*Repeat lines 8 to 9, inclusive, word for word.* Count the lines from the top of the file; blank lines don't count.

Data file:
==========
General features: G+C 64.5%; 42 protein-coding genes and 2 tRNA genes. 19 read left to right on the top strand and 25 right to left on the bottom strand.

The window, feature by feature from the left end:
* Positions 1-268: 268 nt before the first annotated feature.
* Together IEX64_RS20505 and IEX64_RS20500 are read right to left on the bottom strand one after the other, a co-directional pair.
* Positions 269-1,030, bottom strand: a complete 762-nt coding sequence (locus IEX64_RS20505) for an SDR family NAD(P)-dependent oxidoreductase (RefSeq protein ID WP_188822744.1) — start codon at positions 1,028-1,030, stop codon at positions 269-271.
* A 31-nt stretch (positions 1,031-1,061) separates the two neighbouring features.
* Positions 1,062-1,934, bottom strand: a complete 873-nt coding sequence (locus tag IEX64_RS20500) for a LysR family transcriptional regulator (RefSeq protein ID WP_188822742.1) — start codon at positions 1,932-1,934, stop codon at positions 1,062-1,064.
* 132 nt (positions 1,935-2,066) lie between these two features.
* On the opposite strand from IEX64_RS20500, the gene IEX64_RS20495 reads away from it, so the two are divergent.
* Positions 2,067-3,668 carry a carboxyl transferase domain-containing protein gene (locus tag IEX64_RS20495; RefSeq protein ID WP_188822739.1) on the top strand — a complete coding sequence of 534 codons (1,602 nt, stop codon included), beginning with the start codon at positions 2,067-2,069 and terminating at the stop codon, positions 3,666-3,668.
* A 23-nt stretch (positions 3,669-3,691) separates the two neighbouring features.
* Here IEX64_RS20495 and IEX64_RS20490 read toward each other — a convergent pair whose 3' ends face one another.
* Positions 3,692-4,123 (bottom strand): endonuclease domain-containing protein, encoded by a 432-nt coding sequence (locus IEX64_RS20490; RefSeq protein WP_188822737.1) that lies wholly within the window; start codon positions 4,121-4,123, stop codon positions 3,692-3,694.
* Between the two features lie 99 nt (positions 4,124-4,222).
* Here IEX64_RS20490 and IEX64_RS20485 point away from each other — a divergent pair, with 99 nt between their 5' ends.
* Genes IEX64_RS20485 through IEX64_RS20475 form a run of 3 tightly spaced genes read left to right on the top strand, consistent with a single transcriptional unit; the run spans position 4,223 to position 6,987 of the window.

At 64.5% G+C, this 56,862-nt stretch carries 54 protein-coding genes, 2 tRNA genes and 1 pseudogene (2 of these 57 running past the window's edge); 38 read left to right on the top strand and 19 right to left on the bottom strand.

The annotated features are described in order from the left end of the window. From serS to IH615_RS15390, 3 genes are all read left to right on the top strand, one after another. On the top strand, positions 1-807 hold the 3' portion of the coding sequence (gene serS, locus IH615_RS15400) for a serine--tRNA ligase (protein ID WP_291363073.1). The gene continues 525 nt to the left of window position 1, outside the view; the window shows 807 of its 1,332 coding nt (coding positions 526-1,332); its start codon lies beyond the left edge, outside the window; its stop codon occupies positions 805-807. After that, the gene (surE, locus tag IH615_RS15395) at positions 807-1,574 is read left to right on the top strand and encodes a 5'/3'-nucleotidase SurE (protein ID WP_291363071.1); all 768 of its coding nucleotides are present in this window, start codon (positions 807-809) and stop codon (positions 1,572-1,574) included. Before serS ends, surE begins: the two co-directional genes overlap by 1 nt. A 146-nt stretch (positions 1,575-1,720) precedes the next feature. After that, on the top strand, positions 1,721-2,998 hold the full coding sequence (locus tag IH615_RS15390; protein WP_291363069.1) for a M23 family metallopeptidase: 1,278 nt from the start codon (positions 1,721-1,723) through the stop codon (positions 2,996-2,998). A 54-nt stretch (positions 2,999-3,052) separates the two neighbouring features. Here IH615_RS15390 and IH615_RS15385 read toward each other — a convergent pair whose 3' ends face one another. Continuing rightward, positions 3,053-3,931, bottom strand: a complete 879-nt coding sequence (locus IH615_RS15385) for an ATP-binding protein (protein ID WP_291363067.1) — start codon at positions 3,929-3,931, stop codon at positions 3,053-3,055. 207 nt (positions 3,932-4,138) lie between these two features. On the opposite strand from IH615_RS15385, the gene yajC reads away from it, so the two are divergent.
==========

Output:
* 132 nt (positions 1,935-2,066) lie between these two features.
* On the opposite strand from IEX64_RS20500, the gene IEX64_RS20495 reads away from it, so the two are divergent.